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The Story of Alice
Lewis Carroll and the Secret History of Wonderland
Robert Douglas-Fairhurst
Robert Douglas-Fairhurst is all but steeped in the milieu and culture of Victorian England, so much so that reading this one feels less that Dodgson created Alice than that the age did, and that Dodgson was serendipitously poised to transcribe it— and not forgetting the young Alice Liddell without whom...
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Big Science
Ernest Lawrence and the Invention That Launched the Military-Industrial Complex
Michael Hiltzik
The epic story of how science went "big" and the forgotten genius who started it all—“entertaining, thoroughly researched…partly a biography, partly an account of the influence of Ernest Lawrence's great idea, partly a short history of nuclear physics and the Bomb” (The Wall Street Journal).
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One Day Soon Time Will Have No Place Left to Hide
Christian Kiefer
Christian Kiefer rebounds from his sophomore effort and projects himself not only into the stratosphere, but into that rarefied stratum inhabited by the Curtis Whites, Rudy Wurlitzers and Peter Handkes of this world. I am so impressed I'm speechless... —Recommended by Jeff, City Lights Books
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Demon Dentist
A Novel
David Walliams
The UK's #1 bestselling children's author, David Walliams, hailed as "the heir to Roald Dahl" by the Spectator, bursts onto the American market with Demon Dentist—and this is one dentist appointment you don't want to miss. (For ages 8-12)
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The Criminal Child
Jean Genet
The Criminal Child was meant for French radio in 1948, but was censored and subsequently forgotten. Until now this work has never appeared in English. As the mysterious editor of this handmade edition states in her afterword: "[Genet] speaks from the shadows and into the void. He stays at the edge of night and writes only for those—beautiful...
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Planet of the Bugs
Evolution and the Rise of Insects
Scott Richard Shaw
How our six-legged friends have come to dominate the planet. —Recommended by Jeff, City Lights Books
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The Devil's Chessboard
Allen Dulles, the CIA, and the Rise of America's Secret Government
David Talbot
Recommended by Jeff & Paul & Scott, City Lights Books
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We Believe the Children
A Moral Panic in the 1980s
Richard Beck
If you lived through this, as I did, you know where this is going. If you didn't, you will not believe what we, as a country, will choose to believe, if told to do so. Both surreal and infuriating, in equal doses. —Recommended by Jeff, City Lights Books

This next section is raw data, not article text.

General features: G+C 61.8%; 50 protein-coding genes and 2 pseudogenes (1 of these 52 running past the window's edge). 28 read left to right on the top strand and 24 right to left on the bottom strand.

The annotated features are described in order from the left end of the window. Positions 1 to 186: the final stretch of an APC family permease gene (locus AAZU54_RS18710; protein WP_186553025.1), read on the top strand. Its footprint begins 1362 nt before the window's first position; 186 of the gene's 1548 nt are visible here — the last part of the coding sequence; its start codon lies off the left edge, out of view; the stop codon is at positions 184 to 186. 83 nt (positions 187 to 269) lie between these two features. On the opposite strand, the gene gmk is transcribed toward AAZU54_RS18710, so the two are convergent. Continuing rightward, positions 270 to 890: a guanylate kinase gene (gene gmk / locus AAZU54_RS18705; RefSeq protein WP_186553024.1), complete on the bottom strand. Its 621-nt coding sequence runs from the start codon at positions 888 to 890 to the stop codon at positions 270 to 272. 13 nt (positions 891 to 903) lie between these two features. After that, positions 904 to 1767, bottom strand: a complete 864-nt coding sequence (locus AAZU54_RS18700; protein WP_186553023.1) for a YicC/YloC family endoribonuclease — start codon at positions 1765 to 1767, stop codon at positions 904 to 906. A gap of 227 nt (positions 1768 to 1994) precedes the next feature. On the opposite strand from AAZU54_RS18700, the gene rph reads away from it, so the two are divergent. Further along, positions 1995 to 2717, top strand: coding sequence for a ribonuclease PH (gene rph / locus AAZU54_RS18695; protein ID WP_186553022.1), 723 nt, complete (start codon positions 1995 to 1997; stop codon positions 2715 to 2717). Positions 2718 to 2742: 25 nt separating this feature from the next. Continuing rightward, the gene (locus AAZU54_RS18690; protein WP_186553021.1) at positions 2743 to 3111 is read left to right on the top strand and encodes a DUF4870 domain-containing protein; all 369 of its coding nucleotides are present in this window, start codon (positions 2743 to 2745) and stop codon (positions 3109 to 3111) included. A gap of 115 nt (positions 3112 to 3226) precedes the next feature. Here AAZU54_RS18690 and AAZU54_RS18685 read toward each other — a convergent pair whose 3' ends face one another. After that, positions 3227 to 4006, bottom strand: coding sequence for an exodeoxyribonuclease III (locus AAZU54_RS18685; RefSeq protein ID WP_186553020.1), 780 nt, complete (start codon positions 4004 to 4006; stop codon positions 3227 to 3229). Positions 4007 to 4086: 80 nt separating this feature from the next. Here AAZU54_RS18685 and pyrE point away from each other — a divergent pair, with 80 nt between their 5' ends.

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A, B, C: Three Short Novels
The Jewels of Aptor; The Ballad of Beta-2; They Fly at Ciron
Samuel R. Delany
Please read this even if for no other reason than to experience the mystery and charm of Delany's 1965 novel The Ballad of Beta-2, which I only recently discovered. This is classic 60s-era SciFi at its scintillating best. —Recommended by Jeff, City Lights Books
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Art Chantry Speaks
A Heretic's History of 20th Century Graphic Design
Art Chantry, Monica René Rochester
The long-awaited manifesto by my contemporary on the Seattle punk/indie/grunge design front. The Greil Marcus of graphic design. —Recommended by Jeff, City Lights Books
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The Gunman
A Novel
Jean-Patrick Manchette
Forget whatever you've read about the film. This is the darkest of dark noirs, in the tradition of Jim Thompson, and the last novel Manchette would publish before his early death. Every word Manchette wrote is worth your time, much as those of one of his predecessors in French minimalism, Georges Bernanos, is. —Recommended by Jeff, City Lights
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Death in the Congo
Murdering Patrice Lumumba
Emmanuel Gerard, Bruce Kuklick
Maybe not a unique event in the history of newly-independent former colonies, but a telling one, and one for which the United States should still feel shame. —Recommended by Jeff, City Lights Books
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Drugged
The Science and Culture Behind Psychotropic Drugs
Richard J. Miller
"Morphine," writes Richard J. Miller, "is the most significant chemical substance mankind has ever encountered." So ancient that remains of poppies have been found in Neolithic tombs, it is the most effective drug ever discovered for treating pain. "Whatever advances are made in medicine," Miller adds, "nothing could really be more...
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San Francisco
A Map of Perceptions
Andrea Ponsi
San Francisco is a city designed for artists and wanderers. From North Beach, to Chinatown, to the cold, rough surf of Ocean Beach, to Marin, both visitors and lifelong residents have endless opportunities to explore new neighborhoods, buildings, environments, and cultures just by getting in the car, hopping on a cable car, or by simply...

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